In addition, this degenerative process indirectly causes several other complications external to the liver for the animals, including secondary infections (exit germs). Deterioration of the musculoskeletal system resulting in fractures of bones is common, in part because immobilization of animals in cages, nutritional imbalance of portions (deficiency in proteins and in minerals), hormonal disturbance and excessive weight which all affect bone growth. Ultimately they cause fractures, as seen in breeding facilities and in slaughterhouses. There are also various respiratory problems which appear during force-feeding and are caused by the physiological reactions caused by the forced ingestion of a big quantity of neuron-vegetative reflex food. Furthermore, without a diaphragm to separate the thorax from the abdomen, the hypertrophied and voluminous liver compresses more and more the air sacs and affects respiration. At the end of forcefeeding, the animals are most often panting and incapable of any effort.

Is that enough? Sorry, it’s not. The following is from Wendy Jensen, Veterinarian, Concord, New Hampshire, USA.

Having seen firsthand the terrible suffering of ducks…confirmed by autopsy reports…I am forced to conclude that foie gras is produced at a terrible cost to the birds themselves. Foie gras, touted as a gourmet delicacy to entice the palate, is really only the diseased tissue of a tortured sick animal.

And there’s more, from Christine Nicol, Professor of Animal Welfare, School of Veterinary Science, University of Bristol, UK.

My view on the production of foie gras is clear and supported by biological evidence. This practice causes unacceptable suffering to these animals. The primary issue is the use of force….Foie gras production takes no account of the physiological state of the bird, but involves force feeding far beyond the point at which the bird would naturally stop. This practice is repeated daily for a number of weeks, causing lesions to the throat, pathological changes to the liver and painful distension of the abdomen, limiting movement.”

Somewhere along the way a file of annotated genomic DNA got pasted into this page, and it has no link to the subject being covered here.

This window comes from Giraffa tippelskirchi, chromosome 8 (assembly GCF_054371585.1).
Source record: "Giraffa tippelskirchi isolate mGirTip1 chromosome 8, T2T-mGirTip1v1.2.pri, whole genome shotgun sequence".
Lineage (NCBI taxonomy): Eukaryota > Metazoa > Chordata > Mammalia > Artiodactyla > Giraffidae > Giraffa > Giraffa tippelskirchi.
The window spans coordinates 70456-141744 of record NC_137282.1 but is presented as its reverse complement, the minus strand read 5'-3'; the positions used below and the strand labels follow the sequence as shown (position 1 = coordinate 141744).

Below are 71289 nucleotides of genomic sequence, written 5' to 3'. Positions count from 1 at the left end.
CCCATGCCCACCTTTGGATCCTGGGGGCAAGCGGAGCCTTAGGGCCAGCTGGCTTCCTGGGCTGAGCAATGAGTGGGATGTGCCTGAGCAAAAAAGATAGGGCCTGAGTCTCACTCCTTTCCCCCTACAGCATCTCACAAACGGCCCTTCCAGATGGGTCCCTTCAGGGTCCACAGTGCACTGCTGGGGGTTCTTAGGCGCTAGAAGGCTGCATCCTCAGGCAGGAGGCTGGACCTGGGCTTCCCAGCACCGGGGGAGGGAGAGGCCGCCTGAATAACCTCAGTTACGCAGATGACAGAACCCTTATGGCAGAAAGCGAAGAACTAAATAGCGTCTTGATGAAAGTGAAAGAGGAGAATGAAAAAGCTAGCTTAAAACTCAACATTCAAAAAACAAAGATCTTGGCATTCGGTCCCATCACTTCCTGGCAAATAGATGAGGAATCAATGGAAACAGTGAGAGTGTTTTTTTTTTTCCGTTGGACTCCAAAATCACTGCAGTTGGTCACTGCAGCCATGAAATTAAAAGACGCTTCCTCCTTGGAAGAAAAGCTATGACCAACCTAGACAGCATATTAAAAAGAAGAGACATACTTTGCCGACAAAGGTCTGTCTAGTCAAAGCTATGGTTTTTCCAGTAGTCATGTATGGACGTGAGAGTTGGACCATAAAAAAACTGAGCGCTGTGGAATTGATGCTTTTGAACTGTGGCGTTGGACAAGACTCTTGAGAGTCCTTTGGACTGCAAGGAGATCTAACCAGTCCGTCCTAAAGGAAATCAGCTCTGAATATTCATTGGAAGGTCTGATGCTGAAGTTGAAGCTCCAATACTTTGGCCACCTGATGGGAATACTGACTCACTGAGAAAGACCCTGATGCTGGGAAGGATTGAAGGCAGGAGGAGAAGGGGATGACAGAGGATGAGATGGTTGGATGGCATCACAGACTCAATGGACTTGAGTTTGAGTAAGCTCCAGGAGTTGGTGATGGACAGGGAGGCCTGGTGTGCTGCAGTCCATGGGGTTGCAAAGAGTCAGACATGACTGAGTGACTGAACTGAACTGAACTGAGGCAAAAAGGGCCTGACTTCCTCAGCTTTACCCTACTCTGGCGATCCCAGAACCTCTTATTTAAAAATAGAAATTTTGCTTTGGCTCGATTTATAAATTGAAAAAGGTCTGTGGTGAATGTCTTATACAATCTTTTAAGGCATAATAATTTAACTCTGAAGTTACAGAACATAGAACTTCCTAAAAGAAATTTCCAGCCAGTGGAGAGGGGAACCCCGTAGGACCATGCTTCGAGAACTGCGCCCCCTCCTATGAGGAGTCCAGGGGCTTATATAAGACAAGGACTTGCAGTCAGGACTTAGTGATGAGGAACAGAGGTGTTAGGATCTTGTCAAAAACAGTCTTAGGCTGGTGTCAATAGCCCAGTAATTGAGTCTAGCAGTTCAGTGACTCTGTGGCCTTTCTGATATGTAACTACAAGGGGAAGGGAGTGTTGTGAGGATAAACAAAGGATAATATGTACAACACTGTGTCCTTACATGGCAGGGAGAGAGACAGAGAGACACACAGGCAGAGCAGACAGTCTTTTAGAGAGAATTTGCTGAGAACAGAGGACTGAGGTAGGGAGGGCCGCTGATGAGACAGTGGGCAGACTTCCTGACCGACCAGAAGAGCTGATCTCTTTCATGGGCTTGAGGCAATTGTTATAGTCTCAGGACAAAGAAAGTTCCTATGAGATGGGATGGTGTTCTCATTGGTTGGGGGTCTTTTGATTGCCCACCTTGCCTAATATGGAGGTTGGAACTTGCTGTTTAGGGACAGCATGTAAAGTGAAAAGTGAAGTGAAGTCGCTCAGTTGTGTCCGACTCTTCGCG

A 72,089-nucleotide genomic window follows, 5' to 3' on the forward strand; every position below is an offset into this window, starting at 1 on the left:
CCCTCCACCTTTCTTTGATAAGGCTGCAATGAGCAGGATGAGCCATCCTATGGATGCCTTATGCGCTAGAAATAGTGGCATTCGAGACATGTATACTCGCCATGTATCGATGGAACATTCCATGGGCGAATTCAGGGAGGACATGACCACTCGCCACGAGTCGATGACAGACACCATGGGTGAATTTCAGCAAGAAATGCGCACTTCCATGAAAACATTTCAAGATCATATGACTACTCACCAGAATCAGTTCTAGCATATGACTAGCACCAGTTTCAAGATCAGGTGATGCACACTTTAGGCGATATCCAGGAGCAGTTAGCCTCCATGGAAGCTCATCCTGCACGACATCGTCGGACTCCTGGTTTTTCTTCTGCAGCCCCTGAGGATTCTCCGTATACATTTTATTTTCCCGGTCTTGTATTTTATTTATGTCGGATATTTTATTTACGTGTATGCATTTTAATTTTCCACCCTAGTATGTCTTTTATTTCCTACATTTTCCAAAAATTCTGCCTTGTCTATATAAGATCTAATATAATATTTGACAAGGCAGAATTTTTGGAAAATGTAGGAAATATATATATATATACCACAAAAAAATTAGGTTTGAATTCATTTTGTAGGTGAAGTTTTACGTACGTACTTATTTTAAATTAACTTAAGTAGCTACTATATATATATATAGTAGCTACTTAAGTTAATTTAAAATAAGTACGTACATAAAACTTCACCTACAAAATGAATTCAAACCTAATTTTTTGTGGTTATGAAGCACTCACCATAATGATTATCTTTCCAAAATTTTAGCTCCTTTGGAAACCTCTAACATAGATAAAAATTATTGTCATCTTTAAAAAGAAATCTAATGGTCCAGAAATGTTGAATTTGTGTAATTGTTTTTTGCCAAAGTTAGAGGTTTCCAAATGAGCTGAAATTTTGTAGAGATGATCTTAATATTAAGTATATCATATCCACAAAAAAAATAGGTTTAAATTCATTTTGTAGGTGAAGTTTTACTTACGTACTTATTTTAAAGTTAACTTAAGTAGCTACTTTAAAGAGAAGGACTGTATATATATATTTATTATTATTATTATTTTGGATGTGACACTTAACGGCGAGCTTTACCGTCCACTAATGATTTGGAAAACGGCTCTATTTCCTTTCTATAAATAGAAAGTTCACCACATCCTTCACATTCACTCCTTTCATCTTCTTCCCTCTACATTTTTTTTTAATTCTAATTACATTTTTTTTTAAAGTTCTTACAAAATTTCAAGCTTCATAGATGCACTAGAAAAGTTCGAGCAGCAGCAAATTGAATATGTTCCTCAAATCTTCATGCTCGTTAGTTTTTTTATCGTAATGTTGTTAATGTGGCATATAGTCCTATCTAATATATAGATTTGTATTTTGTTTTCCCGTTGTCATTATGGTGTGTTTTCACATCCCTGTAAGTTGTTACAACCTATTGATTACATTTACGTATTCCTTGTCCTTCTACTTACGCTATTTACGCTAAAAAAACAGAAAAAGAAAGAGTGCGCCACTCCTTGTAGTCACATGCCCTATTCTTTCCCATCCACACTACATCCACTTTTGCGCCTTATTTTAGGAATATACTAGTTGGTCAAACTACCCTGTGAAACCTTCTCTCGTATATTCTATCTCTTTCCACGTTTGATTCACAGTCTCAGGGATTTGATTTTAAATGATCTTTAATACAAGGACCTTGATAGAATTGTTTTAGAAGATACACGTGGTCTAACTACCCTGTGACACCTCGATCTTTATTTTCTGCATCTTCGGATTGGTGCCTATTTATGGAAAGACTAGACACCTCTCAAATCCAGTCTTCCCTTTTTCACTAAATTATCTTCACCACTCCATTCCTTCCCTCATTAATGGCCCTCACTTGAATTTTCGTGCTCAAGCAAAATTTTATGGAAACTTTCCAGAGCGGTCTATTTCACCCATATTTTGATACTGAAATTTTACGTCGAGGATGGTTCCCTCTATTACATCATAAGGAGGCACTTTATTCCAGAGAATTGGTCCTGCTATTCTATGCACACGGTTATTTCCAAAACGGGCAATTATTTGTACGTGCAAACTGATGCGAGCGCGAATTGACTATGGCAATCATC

The final word goes to Tatty M. Hodge, Veterinarian, East Greenbush, New York, USA.

Animals in this condition would experience constant pain…I consider the production of foie gras to be inhumane as it deliberately harms the duck…”

How can anyone condone the production and eating of a product created in such a disgusting and cruel manner?

The answer is I do. We do. Out of this process of cruelty, comes something so tantalising that the thought of its creation holds no sway over the possibility of its consumption, at least for me. Today, we can explain and reason anything away. And we do – I do in my lust for pate.

There’s only one possible method to turn me off my love of foie gras, and that’s if someone were to treat me like these geese and ducks are handled. I’m sure there are some out there that would be willing to give that a go.

Will we ever stop eating Pate?

Yes it is wrong, but we’ve always thrived on suffering for our enjoyment, and of course that suffering is always wrong. There are other methods to create pate that can yield similar results as traditional approaches. Current production methods of pate have proven this to be true. Australia does not force feed animals to produce its pate, while some countries still do.

So many animals have suffered to bring us our cosmetics, drugs and food; hopefully the initial idea of trying to make something better, something for our pleasure, will justify the outcome. But if I was an animal, I know I’d be thinking how wrong that idea is.

To sum up this fascination, if this text were to become a painting, you would see a picture of geese and ducks, a plate of foie gras, and the process of fattening up those birds. Then you’d be left with deciding what is right, before you took a bite. I can’t do that with words.

Smoking, alcohol and drugs have moved many artists and writers into modes of creation, for me one of these triggers is pate. What I do is eat it and feel how wonderful that experience is. I leave my conscious to ponder about what I am and how I got to be me in my own personal reflection. But my conscious is something I can switch off and on. No one is at my throat forcing things down it or telling me what to think, or what to do.

Could I really stop eating Pate?